Advertisement
25 entries found.
Search filter: All Results 
quit (adj.)

c. 1200, "excused, exempt, free, clear" (of debt, obligation, penalty, etc.), from Old French quite, quitte "free, clear, entire, at liberty; discharged; unmarried," and directly from Medieval Latin quitus, quittus, from Latin quietus "free" (in Medieval Latin "free from war, debts, etc."), also "calm, resting" (from PIE root *kweie- "to rest, be quiet").

From mid-13c. as "deprived of." From c. 1300 of real property, "exempt from taxes or other dues or claims."

Related entries & more 
Advertisement
quit (v.)

c. 1200, quiten, "to repay, discharge" (a debt, claim, etc.), from Old French quiter "to clear, establish one's innocence;" also transitive, "release, let go; absolve, relinquish, abandon" (12c., Modern French quitter), from quite "free, clear, entire, at liberty; discharged; unmarried," from Medieval Latin quitus, quittus, from Latin quietus "free" (in Medieval Latin "free from war, debts, etc."), also "calm, resting" (from PIE root *kweie- "to rest, be quiet").

Meaning "to reward, give reward, repay" is from mid-13c., that of "take revenge; to answer, retort" and "to acquit oneself" are late 14c. From c. 1300 as "to acquit (of a charge), declare not guilty."

Sense of "to leave, depart from, go away from" is attested by late 14c.; that of "stop, cease" (doing something) is from 1640s. Meaning "to give up, relinquish" is from mid-15c. Related: Quitted; quitting. Quitting time "time at which work ends for the day" is from 1835.

Related entries & more 
quit-rent (n.)

early 15c., "rent paid by a tenant of a manor in exchange for being discharged from required service;" also, "nominal rent as acknowledgment of tenure," from quit (adj.) + rent (n.).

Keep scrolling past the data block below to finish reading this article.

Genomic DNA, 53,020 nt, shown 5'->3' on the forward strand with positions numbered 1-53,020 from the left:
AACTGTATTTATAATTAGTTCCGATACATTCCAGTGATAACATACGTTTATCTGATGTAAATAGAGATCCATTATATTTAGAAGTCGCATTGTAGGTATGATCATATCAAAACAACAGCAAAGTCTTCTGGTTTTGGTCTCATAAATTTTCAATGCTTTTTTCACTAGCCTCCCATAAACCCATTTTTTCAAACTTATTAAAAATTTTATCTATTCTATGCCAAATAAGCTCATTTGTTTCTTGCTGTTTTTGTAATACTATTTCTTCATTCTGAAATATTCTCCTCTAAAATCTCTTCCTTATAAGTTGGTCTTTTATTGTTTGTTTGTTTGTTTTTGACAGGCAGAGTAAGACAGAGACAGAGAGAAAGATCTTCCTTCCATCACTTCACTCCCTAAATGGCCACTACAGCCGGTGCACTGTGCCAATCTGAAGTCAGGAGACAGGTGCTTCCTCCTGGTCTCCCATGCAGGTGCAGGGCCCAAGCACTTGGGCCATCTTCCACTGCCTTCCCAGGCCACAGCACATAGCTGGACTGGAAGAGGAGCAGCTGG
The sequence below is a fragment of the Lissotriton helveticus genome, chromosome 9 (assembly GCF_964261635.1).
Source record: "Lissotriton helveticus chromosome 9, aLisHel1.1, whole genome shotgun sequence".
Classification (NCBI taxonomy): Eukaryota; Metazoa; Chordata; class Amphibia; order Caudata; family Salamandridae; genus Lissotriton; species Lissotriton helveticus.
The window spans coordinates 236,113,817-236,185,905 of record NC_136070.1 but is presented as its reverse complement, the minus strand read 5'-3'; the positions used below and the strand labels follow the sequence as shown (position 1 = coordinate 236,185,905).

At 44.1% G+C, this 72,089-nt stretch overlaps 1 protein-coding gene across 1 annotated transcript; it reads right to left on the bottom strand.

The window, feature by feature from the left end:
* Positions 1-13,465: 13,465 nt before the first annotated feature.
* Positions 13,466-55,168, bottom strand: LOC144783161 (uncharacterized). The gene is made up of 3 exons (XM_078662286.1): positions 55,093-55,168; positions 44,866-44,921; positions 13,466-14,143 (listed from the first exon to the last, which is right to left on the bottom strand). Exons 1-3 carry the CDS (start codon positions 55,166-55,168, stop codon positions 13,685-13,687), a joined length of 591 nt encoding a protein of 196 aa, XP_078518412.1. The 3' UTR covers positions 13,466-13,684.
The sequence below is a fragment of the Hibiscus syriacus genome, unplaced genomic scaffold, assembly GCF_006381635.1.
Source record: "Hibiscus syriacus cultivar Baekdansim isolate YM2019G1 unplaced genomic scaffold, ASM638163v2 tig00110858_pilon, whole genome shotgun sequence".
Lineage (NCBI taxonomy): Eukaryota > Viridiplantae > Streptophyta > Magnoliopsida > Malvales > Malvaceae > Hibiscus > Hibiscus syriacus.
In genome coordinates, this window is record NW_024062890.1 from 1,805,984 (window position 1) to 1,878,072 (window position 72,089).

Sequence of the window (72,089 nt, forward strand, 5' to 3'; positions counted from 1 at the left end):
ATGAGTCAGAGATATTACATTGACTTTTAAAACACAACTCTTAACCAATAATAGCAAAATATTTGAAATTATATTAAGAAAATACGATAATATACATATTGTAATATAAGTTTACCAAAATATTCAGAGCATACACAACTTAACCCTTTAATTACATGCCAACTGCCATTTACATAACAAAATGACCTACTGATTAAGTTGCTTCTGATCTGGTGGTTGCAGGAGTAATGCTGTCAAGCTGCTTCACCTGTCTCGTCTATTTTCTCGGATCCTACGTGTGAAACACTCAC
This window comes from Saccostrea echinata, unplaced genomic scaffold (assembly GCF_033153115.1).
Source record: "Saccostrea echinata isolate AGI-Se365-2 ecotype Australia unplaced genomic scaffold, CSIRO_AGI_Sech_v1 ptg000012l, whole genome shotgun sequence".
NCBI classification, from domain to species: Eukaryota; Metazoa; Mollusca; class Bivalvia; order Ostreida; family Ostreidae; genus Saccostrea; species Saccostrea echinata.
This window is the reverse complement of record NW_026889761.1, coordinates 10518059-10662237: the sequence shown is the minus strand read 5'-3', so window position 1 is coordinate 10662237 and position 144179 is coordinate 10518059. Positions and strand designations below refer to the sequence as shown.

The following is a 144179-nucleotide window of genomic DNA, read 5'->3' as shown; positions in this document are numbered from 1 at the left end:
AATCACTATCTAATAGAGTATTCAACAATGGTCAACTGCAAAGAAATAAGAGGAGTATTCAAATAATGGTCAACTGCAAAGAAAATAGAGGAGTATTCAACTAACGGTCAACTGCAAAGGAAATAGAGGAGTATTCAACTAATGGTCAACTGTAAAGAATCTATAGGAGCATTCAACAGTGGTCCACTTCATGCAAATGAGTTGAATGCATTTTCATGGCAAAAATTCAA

Related entries & more 
quitter (n.)

as an insult, "one who shirks or gives up," by 1878, American English, in reference to race horses, agent noun from quit (v.) in the "stop, cease" sense. It is attested by 1871 as "one who gives up (chewing tobacco)."

Related entries & more 
quitclaim (n.)

in law, "a relinquishing of a legal right or claim, a deed of release," c. 1300, from Anglo-French quiteclame; see quit (v.) + claim (n.). Compare Old French clamer quitte "to give up (a right)." Related: Quitclaimance.

Related entries & more 
Advertisement
quits (adj.)

"on even terms with one another," in to be quits (with one) "have made a mutual satisfaction of claims or demands," 1660s; earlier "discharged of a liability" (c. 1200), perhaps from Medieval Latin quittus (see quit (adj.)). An adjective used as a quasi-noun in plural form. Quit (adj.) "satisfied" is attested from c. 1400.

Related entries & more 
quite (adv.)

c. 1300, "completely, altogether, entirely, wholly," adverbial form of Middle English quit, quite (adj.) "free, clear" (see quit (adj.)). Originally "thoroughly;" the weaker sense of "fairly" is attested from mid-19c. For quite a few, etc., see few (adj.). In Middle English the adverb also could be quitely, quitelich, quitli (c. 1300).

Related entries & more 
requite (v.)

c. 1400, requiten, "make return for, repay" (for good or ill), from Old French requiter or formed in English from re- "back" + Middle English quite "clear, pay up," an early variant of quit (v.) preserved in this word; in early use requite was often requit. Related: Requited; requiting.

Related entries & more 
*kweie- 
*kweiə-, also *kwyeə-, Proto-Indo-European root meaning "to rest, be quiet."

It forms all or part of: acquiesce; acquit; awhile; coy; quiesce; quiescent; quiet; quietism; quietude; quietus; quit; quitclaim; quite; quit-rent; quittance; requiescat; requiem; requite; while; whilom.

It is the hypothetical source of/evidence for its existence is provided by: Avestan shaitish "joy," shaiti- "well-being," shyata- "happy;" Old Persian šiyatish "joy;" Latin quies "rest, repose, quiet;" Old Church Slavonic po-koji "rest;" Old Norse hvild "rest."
Related entries & more 
vacate (v.)
1640s, "to make void, to annul," from Latin vacatus, past participle of vacare "be empty, be void," from PIE *wak-, extended form of root *eue- "to leave, abandon, give out." Meaning "to leave, give up, quit" (a place) is attested from 1791. Related: Vacated; vacating.
Related entries & more